By Alyson Fixter and Caitlin Pike
True-life launch Pick Me Up has hit a circulation of above half a
million just seven months after launch, leading publisher IPC to claim
the biggest debut ABC for a women’s weekly in a decade.
The title has been the most successful of the season’s crop of new
launches, and has brought in at least 300,000 new readers to the
But all its competitors, both straight
true-life titles like market leaders Take A Break and IPC stablemate
Chat, and more traditional women’s weeklies like Best, Bella and Woman,
have lost readers in the past six months, with Chat losing 25,000
readers in the period and Bauer’s Take A Break losing 21,225.
They also lost readers or remained static year-on-year.
Me Up editor June Smith- Sheppard, who was until recently editing both
Pick Me Up and Chat, denied that Pick Me Up had cannibalised readers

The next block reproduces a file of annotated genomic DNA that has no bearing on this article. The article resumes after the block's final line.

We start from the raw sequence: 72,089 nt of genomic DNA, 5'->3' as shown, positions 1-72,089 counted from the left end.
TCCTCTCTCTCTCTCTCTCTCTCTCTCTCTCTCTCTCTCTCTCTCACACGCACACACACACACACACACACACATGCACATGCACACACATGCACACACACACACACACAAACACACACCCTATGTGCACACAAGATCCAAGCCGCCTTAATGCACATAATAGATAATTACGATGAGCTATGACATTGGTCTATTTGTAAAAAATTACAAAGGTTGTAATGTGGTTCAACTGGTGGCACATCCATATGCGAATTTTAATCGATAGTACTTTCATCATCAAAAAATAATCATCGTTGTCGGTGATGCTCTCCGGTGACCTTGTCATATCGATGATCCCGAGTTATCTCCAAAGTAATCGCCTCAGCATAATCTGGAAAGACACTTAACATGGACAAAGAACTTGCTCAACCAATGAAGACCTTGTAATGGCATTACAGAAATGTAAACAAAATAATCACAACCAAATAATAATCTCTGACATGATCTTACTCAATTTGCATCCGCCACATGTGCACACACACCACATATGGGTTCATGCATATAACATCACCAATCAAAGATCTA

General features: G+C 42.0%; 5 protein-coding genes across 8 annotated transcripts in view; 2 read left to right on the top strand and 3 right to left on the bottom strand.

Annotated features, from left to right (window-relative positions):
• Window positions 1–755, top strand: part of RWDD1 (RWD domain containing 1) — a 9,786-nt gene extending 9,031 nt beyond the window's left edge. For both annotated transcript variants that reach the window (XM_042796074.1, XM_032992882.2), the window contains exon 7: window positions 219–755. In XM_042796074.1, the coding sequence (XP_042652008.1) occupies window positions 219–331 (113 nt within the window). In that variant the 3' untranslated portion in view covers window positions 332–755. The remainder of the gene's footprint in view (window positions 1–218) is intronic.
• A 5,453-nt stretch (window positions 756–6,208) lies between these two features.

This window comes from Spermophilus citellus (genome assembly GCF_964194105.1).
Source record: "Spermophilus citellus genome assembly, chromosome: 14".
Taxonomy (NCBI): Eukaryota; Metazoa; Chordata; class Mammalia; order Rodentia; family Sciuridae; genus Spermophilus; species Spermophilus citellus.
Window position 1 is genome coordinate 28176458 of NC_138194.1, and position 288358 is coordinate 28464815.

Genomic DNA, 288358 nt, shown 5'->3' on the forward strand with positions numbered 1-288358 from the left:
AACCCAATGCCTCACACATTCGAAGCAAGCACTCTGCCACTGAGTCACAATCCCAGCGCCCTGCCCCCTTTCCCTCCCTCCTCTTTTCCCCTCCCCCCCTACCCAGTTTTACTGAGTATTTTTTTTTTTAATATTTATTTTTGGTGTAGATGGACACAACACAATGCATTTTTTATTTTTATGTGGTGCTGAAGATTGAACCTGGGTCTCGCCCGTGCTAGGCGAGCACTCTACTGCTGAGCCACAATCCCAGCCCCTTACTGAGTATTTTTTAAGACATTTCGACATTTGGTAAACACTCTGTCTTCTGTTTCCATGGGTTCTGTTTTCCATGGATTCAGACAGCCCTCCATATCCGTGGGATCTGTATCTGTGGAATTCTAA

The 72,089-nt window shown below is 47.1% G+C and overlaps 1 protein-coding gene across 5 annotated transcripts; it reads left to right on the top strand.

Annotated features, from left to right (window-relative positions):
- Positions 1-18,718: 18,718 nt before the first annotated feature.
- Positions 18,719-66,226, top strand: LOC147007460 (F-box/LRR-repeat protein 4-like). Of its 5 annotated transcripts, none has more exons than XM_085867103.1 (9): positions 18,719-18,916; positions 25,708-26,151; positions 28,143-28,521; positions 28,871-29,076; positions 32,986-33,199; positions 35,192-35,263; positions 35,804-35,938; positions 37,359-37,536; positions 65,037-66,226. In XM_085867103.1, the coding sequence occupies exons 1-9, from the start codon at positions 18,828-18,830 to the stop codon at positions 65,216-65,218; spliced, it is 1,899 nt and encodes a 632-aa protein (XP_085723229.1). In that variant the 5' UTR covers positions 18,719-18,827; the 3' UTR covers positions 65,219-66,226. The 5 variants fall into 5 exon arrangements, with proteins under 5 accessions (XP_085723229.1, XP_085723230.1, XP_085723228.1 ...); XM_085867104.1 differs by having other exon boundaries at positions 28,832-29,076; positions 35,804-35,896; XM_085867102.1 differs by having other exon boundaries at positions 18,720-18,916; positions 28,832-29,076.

from the other weeklies, blaming German publisher Burda’s UK launch,
Full House, which failed to post an ABC.
She said: “The Burda
launch knocked the market about. When a new title launches which is
similar to what is on offer then it cannibalises the market.
watched the figures very very closely before we launched Pick Me Up and
I saw there was organic growth in the market, Chat recorded five, six,
seven consecutive increases in sales.
“Pick Me Up is visually very different, it’s much brighter and the headlines and pictures work hard together.
“I’m very proud of the loyal readers whose trust we’ve gained so fast.”
Dale, editor of Take A Break, said: “We are down 0.7 per cent year on
year, a total of 8,076 copies, well within our usual seasonal variation.
“Although we were the prime target, we were not affected by either Pick Me Up or Full House in any measurable way.
“Both poached our staff but we responded by producing a better magazine than ever.
competitors pursue the only strategy they can imagine, that of banging
their heads against a brick wall. The brick wall is winning.”